Being a book publisher comes with a set of tough moral responsibilities. You provide livelihoods for authors and booksellers, your hiring decisions can greatly influence how UK culture is shaped, and you’re also a company with a duty of care towards your staff. Sometimes these duties come into conflict, and when that happens - as we’ve seen recently with Hachette’s response to some of their staff objecting to working on JK Rowling’s new children’s book - the reflexive instinct is to retreat behind the defence of free speech.
Let’s clarify what free speech is and is not. Free speech does not entitle an author to a publishing contract. But it does protect the right of a worker to raise the alarm when they’re asked to participate in something that can cause them or someone else harm or trauma. Transphobic authors are not a protected group. Trans and non-binary people are.
When we launched Pride In Publishing in 2017, part of our mission was to create a safe space for the queer community working across the trade, and shine a light on the lack of inclusivity and often poor provision for supporting its LGBTQ+ workforce at many publishers. We have a lot of work to do to fulfil that mission, and our urgency has only been increased by both the individual hostility of the leak that lead to the Hachette story becoming public, and the institutional indifference represented by the company’s response.
Publishing a globally famous author with a controversial record is not a moral decision around freedom of speech (particularly for a billionaire well versed in self-publishing their own content), it is a commercial one driven by cold and hard P&Ls. Book publishing is, of course, a business, and each publisher has to follow its own moral compass in terms of factoring in potential reputational harm when standing by a controversial figure. But as many other big book deal collapses have shown, no-one should be immune to scrutiny.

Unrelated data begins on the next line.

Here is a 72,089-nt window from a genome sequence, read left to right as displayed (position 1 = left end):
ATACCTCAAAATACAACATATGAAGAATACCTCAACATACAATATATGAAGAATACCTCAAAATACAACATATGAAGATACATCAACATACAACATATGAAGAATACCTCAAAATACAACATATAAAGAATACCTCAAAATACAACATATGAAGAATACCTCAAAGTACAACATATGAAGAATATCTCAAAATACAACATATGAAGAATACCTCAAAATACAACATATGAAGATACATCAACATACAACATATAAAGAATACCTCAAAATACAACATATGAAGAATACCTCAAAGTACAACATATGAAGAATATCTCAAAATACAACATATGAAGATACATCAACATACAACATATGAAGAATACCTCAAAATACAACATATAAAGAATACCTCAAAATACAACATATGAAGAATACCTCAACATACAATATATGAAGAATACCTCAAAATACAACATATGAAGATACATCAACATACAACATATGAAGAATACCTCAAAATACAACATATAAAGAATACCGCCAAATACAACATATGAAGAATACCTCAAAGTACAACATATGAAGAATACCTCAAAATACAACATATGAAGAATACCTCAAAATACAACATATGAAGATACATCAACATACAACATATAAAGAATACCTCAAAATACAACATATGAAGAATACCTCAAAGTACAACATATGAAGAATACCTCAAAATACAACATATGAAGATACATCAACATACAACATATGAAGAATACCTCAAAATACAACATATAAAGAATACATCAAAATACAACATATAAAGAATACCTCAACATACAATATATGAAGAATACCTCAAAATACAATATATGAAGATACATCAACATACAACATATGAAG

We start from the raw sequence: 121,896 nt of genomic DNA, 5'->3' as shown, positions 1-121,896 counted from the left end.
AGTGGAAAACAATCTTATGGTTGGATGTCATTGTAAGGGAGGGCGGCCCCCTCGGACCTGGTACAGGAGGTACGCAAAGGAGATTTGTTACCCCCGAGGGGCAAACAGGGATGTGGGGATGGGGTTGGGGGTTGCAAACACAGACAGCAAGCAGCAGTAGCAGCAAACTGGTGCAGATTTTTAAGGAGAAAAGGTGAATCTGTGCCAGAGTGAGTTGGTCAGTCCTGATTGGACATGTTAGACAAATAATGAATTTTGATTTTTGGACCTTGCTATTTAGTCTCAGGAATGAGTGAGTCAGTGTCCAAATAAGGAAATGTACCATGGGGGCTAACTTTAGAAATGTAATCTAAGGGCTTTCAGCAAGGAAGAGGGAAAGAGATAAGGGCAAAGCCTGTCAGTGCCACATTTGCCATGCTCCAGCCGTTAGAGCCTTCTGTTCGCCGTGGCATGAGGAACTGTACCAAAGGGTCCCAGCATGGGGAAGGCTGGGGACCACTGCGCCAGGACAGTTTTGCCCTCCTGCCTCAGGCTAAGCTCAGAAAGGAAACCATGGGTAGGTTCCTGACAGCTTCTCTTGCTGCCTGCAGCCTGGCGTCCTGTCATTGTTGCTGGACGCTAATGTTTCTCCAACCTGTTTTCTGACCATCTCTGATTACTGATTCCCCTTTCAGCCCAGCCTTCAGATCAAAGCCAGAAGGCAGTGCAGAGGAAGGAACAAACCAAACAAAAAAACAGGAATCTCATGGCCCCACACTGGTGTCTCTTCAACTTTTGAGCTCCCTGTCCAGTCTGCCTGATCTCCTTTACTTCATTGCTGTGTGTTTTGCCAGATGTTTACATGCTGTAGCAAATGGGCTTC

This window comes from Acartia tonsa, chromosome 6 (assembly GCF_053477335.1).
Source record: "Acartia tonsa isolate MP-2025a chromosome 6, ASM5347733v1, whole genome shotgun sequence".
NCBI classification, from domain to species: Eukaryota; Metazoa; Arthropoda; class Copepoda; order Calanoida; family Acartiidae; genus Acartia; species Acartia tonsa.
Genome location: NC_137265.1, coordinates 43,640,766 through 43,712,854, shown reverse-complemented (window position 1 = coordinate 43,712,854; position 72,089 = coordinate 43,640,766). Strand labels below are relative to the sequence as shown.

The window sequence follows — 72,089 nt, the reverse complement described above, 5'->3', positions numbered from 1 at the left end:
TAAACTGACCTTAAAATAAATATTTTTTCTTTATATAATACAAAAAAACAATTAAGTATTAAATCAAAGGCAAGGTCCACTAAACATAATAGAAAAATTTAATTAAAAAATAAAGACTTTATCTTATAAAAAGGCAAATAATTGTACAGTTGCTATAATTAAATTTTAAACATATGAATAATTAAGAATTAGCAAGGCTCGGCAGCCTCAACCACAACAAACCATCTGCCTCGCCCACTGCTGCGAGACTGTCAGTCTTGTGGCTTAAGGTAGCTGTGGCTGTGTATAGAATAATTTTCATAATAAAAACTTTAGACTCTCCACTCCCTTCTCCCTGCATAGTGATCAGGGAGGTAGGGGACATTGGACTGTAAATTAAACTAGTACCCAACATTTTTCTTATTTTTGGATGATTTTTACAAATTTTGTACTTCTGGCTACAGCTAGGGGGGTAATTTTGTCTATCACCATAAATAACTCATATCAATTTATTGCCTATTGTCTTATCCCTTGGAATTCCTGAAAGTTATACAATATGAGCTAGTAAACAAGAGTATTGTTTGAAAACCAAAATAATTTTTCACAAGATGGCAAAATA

However, employees should never have to work on content which is detrimental to their mental health or which causes them unnecessary turmoil – as a spokesperson acknowledged, no-one would force someone to work on a book containing potentially harmful content such as domestic abuse, substance use or something fundamentally against their religious beliefs. LGBTQ+ staff and their allies deserve the same human decency and compassion.
We stand in total solidarity with those at Hachette Children’s Books who voiced their objections to JK Rowling’s recent conduct. They are valid, their identities and sexualities are valid and HCBG has ample staff who could have been asked to work on the forthcoming title instead of creating a media circus to their detriment. No one should be mocked or dismissed for standing up for their owned experience as part of a minority community.
Please, do better, book industry – we are a dedicated and passionate resource of diverse talent as part of your workforce. From pay transparency to safeguarding, acquisitions to advances, we are consistently letting ourselves down. We’re still an industry where to be anything but white, straight, cis presenting and middle class is a hostile experience. Where the work to progress is happening at all, it’s happening far too slowly.
If publishing doesn’t get better at reconciling its moral responsibilities and commercial priorities, don’t blame us as valuable queer, non-white and working class talent continues to walk out of the door. We’ll take our stories with us and leave you with an ever more irrelevant status quo.
(If you want to delve further into the myriad ways in which Rowling’s recent statements misrepresented trans people, Mermaids, the trans youth charity, wrote a brilliant and constructive response.)
Pride in Publishing
- "Do better, publishing people": an open letter to the industry
- An open letter to the London-centric publishing industry
- An open letter to UK publishing from the Black Writers' Guild
- The 'poaching' of star authors by publishers from their rivals--the book industry's most notorious open secret
- 'Let's ensure inclusivity is the norm and not a trend,' Lovegrove urges